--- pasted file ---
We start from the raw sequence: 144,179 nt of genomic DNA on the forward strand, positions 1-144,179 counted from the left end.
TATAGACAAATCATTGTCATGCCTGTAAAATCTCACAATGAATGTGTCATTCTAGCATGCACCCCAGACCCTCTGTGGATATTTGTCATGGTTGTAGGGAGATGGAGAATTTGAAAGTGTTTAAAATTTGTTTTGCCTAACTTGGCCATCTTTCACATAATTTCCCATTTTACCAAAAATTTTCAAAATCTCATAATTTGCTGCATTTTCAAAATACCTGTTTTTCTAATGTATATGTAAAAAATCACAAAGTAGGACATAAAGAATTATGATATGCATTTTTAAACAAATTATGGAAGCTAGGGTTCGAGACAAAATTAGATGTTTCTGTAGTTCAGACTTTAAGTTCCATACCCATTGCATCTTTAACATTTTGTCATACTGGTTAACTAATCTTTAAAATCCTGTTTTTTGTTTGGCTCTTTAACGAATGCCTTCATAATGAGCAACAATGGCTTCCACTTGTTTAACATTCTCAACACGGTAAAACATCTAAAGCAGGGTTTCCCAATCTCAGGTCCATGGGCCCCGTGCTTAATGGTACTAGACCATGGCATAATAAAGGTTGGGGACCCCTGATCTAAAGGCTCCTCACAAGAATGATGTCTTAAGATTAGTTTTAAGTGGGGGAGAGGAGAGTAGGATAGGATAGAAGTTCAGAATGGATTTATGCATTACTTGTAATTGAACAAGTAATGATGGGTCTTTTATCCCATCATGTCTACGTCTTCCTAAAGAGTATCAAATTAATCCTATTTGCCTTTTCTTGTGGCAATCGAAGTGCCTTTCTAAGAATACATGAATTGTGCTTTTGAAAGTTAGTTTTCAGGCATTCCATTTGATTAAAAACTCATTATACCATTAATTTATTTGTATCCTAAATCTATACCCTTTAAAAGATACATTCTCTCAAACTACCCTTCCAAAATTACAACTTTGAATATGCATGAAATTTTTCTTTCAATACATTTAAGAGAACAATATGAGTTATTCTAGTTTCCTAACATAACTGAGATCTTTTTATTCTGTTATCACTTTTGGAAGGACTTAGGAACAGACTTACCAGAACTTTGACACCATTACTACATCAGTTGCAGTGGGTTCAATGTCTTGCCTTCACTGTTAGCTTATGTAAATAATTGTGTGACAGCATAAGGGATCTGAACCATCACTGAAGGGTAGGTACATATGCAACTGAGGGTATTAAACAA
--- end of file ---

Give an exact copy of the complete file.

We start from the raw sequence: 144,179 nt of genomic DNA on the forward strand, positions 1-144,179 counted from the left end.
TATAGACAAATCATTGTCATGCCTGTAAAATCTCACAATGAATGTGTCATTCTAGCATGCACCCCAGACCCTCTGTGGATATTTGTCATGGTTGTAGGGAGATGGAGAATTTGAAAGTGTTTAAAATTTGTTTTGCCTAACTTGGCCATCTTTCACATAATTTCCCATTTTACCAAAAATTTTCAAAATCTCATAATTTGCTGCATTTTCAAAATACCTGTTTTTCTAATGTATATGTAAAAAATCACAAAGTAGGACATAAAGAATTATGATATGCATTTTTAAACAAATTATGGAAGCTAGGGTTCGAGACAAAATTAGATGTTTCTGTAGTTCAGACTTTAAGTTCCATACCCATTGCATCTTTAACATTTTGTCATACTGGTTAACTAATCTTTAAAATCCTGTTTTTTGTTTGGCTCTTTAACGAATGCCTTCATAATGAGCAACAATGGCTTCCACTTGTTTAACATTCTCAACACGGTAAAACATCTAAAGCAGGGTTTCCCAATCTCAGGTCCATGGGCCCCGTGCTTAATGGTACTAGACCATGGCATAATAAAGGTTGGGGACCCCTGATCTAAAGGCTCCTCACAAGAATGATGTCTTAAGATTAGTTTTAAGTGGGGGAGAGGAGAGTAGGATAGGATAGAAGTTCAGAATGGATTTATGCATTACTTGTAATTGAACAAGTAATGATGGGTCTTTTATCCCATCATGTCTACGTCTTCCTAAAGAGTATCAAATTAATCCTATTTGCCTTTTCTTGTGGCAATCGAAGTGCCTTTCTAAGAATACATGAATTGTGCTTTTGAAAGTTAGTTTTCAGGCATTCCATTTGATTAAAAACTCATTATACCATTAATTTATTTGTATCCTAAATCTATACCCTTTAAAAGATACATTCTCTCAAACTACCCTTCCAAAATTACAACTTTGAATATGCATGAAATTTTTCTTTCAATACATTTAAGAGAACAATATGAGTTATTCTAGTTTCCTAACATAACTGAGATCTTTTTATTCTGTTATCACTTTTGGAAGGACTTAGGAACAGACTTACCAGAACTTTGACACCATTACTACATCAGTTGCAGTGGGTTCAATGTCTTGCCTTCACTGTTAGCTTATGTAAATAATTGTGTGACAGCATAAGGGATCTGAACCATCACTGAAGGGTAGGTACATATGCAACTGAGGGTATTAAACAA